What is going to become of my books? What if we move? What if I can’t bring them all? Should I sell them now and just say goodbye? What if, what if, what if? A good reason to get even less sleep. What if? Thinking myself in worried circles like a child rubbing a lovey against her almost sleeping cheek. Or a woman tracing the yellow wallpaper of her room.

My feminist theory shelf is still half-empty—listing and slumped with the freedom of not being packed like literary sardines—from my two-month effort to write the paper that begged me to write it for four years. It was well received. I need to edit it and get it to a journal soon. It’s just too awesome and I want it available to anyone who might care.

I don’t feel awesome, though. There is guilt for swelling with freedom and pride. Now that I’m supporting the kids on my income, there is a constant fear in my freelancing way of life, working this week on too many projects, that the projects will dry up next month. I’ll look for something permanent once these clients slow down.

There is frustration with the same conversations, the same petty bickering, the same nasty under-breath comments said in retreat from a dialogue. Get back here. Talk to me.

You’re not coming back, are you.

I want the ease, the kindness, the joy. I want a relationship, not a roommate. I want surety but not at the cost of how I believe a family should treat each other, at a minimum. I want to know what it will be if we fight for us, though he said he’s not going to try anymore. I want to know what it will be if we give up, so I can decide based on what it’ll be like in a year, two years, ten years. I want to know what is best for everyone, I want to know in advance, and I want to know precisely. With numbers and measurements and guarantees.

Because so much of life is measurable and knowable. Ha. If you want guarantees, get married. I’m pretty sure a promise to someone you love is good enough to carry you through 80 years or so.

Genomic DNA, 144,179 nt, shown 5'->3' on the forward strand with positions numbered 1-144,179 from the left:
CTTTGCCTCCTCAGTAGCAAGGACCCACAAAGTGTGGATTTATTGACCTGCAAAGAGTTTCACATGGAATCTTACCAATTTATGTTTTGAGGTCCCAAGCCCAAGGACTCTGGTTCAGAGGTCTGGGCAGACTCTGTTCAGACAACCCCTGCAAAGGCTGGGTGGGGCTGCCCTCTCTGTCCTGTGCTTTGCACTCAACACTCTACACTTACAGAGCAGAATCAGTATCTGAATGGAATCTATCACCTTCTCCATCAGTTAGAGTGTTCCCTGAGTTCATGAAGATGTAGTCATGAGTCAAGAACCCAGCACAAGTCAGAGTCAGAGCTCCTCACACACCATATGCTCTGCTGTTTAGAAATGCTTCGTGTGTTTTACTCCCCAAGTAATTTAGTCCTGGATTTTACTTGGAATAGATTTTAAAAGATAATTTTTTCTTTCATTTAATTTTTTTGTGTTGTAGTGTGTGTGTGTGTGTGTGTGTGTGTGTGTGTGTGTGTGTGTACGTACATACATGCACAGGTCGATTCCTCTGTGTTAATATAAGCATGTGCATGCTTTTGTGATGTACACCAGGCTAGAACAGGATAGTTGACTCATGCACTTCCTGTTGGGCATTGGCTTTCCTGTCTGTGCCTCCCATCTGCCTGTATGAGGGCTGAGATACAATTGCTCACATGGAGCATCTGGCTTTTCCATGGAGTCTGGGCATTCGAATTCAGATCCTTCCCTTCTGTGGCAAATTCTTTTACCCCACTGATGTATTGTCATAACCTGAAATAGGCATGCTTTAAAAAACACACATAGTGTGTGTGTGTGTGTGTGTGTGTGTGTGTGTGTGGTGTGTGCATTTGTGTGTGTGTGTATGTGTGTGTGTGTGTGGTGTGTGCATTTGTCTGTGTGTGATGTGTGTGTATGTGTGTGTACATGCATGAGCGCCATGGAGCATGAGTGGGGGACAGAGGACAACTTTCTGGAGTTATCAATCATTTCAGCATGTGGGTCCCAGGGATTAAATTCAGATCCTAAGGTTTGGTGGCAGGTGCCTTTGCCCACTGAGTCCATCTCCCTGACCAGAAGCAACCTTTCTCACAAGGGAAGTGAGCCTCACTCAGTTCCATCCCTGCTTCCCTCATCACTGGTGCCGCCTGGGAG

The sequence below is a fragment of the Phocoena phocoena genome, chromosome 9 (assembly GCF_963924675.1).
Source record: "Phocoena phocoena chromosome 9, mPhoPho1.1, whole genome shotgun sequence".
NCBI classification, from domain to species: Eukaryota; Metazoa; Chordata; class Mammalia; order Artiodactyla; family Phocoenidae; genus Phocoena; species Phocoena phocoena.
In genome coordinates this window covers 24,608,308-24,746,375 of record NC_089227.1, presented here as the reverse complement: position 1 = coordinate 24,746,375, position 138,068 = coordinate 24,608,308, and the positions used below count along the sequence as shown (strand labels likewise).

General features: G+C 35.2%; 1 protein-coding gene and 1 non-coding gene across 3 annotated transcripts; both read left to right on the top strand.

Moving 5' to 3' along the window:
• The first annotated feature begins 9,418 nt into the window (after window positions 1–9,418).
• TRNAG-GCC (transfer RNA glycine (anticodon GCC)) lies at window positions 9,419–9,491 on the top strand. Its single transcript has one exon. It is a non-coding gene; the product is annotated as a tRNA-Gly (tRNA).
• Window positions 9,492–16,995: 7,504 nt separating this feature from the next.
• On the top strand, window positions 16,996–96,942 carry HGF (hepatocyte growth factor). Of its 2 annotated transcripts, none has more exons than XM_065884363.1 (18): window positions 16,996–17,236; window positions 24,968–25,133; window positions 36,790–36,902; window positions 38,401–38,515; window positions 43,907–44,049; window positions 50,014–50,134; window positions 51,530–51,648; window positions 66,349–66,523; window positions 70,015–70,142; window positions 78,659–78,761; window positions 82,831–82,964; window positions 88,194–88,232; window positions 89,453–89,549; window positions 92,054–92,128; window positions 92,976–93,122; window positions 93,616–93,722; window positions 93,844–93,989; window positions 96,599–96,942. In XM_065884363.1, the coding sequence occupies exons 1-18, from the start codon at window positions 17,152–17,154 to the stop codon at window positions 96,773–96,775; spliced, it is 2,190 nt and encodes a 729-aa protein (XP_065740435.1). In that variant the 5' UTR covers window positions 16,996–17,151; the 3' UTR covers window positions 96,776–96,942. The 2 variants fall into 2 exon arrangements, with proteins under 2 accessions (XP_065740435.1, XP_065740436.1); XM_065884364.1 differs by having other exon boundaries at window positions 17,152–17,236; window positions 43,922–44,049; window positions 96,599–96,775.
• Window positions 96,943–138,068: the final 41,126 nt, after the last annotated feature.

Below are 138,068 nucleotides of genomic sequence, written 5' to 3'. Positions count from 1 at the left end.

I want to know what to want. And while I’m figuring that out, I’ll move the dining room table and change where we keep the art supplies just in case that helps. Anyone have a feng shui book for where to put glitter glue and markers to ensure good decision-making and emotional well-being?

Just close your eyes

There is an exercise we do in fencing warm ups: we balance on one foot. And then we switch to the other. And after we switch back, we balance on each foot with our eyes closed.

You find out two things when you close your eyes and balance on one leg. 1) A surprising amount of balance predicates itself on vision. 2) Your proprioceptors function amazingly well if you get out of their way. Because the human body should adjust, balance, and re-adjust in response to stimuli. In fact, the human brain should also adjust, balance, and re-adjust in response to input.

So why do I feel as though, only a few weeks into the initial process, that a divorce is knocking my body and brain so far out of whack they can’t adjust?

I know this isn’t supposed feel easy or simple. I know after 15 years the path isn’t going seem as clear as we’d hoped when we finally, finally admitted how wrong our marriage has been for so very long.  I have proof, from the Interwebs, which tell me whenever I ask, that feeling all of the feelings is normal, even during an amiable split. Read some really lovely and awful and heart-felt descriptions of the journey from the incomparable Heather of the EO and my new blog-crush Carla of All of Me Now.